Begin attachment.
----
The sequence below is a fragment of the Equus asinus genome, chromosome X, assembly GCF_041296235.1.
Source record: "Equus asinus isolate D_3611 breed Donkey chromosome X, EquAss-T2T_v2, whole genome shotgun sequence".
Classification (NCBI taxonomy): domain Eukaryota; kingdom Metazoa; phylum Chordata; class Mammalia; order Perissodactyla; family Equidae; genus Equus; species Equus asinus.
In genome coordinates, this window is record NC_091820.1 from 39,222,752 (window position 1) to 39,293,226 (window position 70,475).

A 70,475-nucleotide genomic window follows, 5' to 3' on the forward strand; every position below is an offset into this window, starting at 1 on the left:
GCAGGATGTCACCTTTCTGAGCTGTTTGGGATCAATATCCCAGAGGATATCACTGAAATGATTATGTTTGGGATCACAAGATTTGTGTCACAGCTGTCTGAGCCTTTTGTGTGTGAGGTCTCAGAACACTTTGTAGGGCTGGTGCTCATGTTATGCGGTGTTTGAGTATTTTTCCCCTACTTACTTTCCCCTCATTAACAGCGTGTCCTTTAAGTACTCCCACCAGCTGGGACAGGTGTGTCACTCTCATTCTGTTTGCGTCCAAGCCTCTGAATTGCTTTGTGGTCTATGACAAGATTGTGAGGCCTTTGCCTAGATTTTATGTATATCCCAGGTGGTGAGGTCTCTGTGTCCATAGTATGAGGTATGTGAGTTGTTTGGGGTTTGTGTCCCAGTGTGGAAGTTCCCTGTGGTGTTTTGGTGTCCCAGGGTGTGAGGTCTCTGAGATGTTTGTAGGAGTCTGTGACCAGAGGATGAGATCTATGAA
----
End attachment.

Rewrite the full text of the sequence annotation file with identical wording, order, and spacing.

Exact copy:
The sequence below is a fragment of the Equus asinus genome, chromosome X, assembly GCF_041296235.1.
Source record: "Equus asinus isolate D_3611 breed Donkey chromosome X, EquAss-T2T_v2, whole genome shotgun sequence".
Classification (NCBI taxonomy): domain Eukaryota; kingdom Metazoa; phylum Chordata; class Mammalia; order Perissodactyla; family Equidae; genus Equus; species Equus asinus.
In genome coordinates, this window is record NC_091820.1 from 39,222,752 (window position 1) to 39,293,226 (window position 70,475).

A 70,475-nucleotide genomic window follows, 5' to 3' on the forward strand; every position below is an offset into this window, starting at 1 on the left:
GCAGGATGTCACCTTTCTGAGCTGTTTGGGATCAATATCCCAGAGGATATCACTGAAATGATTATGTTTGGGATCACAAGATTTGTGTCACAGCTGTCTGAGCCTTTTGTGTGTGAGGTCTCAGAACACTTTGTAGGGCTGGTGCTCATGTTATGCGGTGTTTGAGTATTTTTCCCCTACTTACTTTCCCCTCATTAACAGCGTGTCCTTTAAGTACTCCCACCAGCTGGGACAGGTGTGTCACTCTCATTCTGTTTGCGTCCAAGCCTCTGAATTGCTTTGTGGTCTATGACAAGATTGTGAGGCCTTTGCCTAGATTTTATGTATATCCCAGGTGGTGAGGTCTCTGTGTCCATAGTATGAGGTATGTGAGTTGTTTGGGGTTTGTGTCCCAGTGTGGAAGTTCCCTGTGGTGTTTTGGTGTCCCAGGGTGTGAGGTCTCTGAGATGTTTGTAGGAGTCTGTGACCAGAGGATGAGATCTATGAA